2: Matters of fact
In the first part of this essay I focused primarily on the misguided aims of our current system. I want to look now at the way curriculum design reflects those misguided aims and ignores the skills that students will increasingly need for their futures.
The curriculum is vastly overspecified and overcrowded. I don’t know of any teacher who doesn’t struggle with the daily pressure of trying to cram things in. This pressure isn’t conducive to imaginative and inspiring teaching and it’s also easing out so-called soft subjects like music and art, which in the circumstances is little short of catastrophic.
Why do children need to be forced a diet of “facts” about how the world is or has been? Unless some disaster overtakes the internet, in the future those facts will always be at our fingertips.
To take just one example, what is the point of teaching children laborious techniques for long division or multiplication, when for the rest of their lives they will have a calculator at hand? I’m not a mathematician, but as far as I can tell learning these old techniques doesn’t teach us anything fundamental about numbers. Certainly when they were inculcated in me they were just steps you had to go through mechanically in order to get to an answer. I can see now they involved some underlying principles around working in base 10, but these were not explained, presumably because it was thought (rightly) that they would just confuse us. So in terms of what we learnt it was just a process, a process which can be done far more efficiently and reliably with your mobile phone.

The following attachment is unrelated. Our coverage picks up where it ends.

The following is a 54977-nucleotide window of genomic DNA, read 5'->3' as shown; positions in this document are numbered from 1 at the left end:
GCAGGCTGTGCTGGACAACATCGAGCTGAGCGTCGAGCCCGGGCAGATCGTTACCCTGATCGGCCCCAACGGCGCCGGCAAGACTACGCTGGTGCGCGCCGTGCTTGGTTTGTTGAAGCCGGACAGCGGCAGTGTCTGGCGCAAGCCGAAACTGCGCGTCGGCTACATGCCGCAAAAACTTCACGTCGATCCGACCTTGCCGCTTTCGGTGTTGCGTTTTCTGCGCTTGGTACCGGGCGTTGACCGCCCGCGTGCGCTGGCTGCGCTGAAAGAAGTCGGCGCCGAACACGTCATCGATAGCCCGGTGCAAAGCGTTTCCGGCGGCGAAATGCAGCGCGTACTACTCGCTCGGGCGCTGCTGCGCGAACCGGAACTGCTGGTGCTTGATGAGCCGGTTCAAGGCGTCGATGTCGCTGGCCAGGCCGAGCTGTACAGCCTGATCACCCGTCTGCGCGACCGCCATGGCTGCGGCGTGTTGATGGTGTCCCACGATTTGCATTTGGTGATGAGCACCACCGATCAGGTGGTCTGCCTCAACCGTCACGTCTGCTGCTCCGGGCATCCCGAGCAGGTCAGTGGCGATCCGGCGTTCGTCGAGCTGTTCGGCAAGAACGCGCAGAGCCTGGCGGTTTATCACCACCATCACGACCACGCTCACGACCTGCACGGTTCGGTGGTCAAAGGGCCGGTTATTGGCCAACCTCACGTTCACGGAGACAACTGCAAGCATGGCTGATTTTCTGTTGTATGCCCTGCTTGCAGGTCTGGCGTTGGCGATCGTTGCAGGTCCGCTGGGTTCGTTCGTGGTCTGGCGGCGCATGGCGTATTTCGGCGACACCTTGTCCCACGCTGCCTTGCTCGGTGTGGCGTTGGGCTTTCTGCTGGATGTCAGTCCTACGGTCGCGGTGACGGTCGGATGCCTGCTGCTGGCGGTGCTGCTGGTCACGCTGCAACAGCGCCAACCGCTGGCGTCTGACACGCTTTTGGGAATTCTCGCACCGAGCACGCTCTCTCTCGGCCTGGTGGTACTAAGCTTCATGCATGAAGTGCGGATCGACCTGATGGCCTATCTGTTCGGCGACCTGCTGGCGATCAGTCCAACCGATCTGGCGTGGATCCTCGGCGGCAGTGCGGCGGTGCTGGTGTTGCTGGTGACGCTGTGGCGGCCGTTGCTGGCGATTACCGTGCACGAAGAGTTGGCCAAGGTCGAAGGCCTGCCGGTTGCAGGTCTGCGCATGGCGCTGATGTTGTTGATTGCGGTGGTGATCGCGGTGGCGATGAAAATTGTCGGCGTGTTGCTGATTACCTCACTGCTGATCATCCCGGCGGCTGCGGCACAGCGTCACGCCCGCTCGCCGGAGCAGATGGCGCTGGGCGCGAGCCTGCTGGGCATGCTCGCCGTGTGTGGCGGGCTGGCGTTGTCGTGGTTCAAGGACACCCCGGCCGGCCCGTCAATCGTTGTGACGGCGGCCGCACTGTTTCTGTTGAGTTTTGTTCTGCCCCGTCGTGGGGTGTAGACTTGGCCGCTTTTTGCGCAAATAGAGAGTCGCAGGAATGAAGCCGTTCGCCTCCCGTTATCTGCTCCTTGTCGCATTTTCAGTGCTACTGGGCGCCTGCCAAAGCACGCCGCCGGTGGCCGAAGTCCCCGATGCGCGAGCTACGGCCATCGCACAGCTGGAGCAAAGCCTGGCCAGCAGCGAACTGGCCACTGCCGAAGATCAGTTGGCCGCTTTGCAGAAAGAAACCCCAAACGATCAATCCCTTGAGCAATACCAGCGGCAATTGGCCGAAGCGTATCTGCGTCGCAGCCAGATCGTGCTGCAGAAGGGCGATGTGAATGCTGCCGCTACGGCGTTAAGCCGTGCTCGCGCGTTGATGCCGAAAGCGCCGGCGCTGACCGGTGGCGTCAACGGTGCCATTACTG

There are many basic mathematical and arithmetical concepts that still need to be taught, and there are still some unpalatable things like the rote learning of multiplication tables which might be valuable for a few reasons. But let’s distinguish these concepts from things which really have no value, and in doing so free some time to look at things that matter.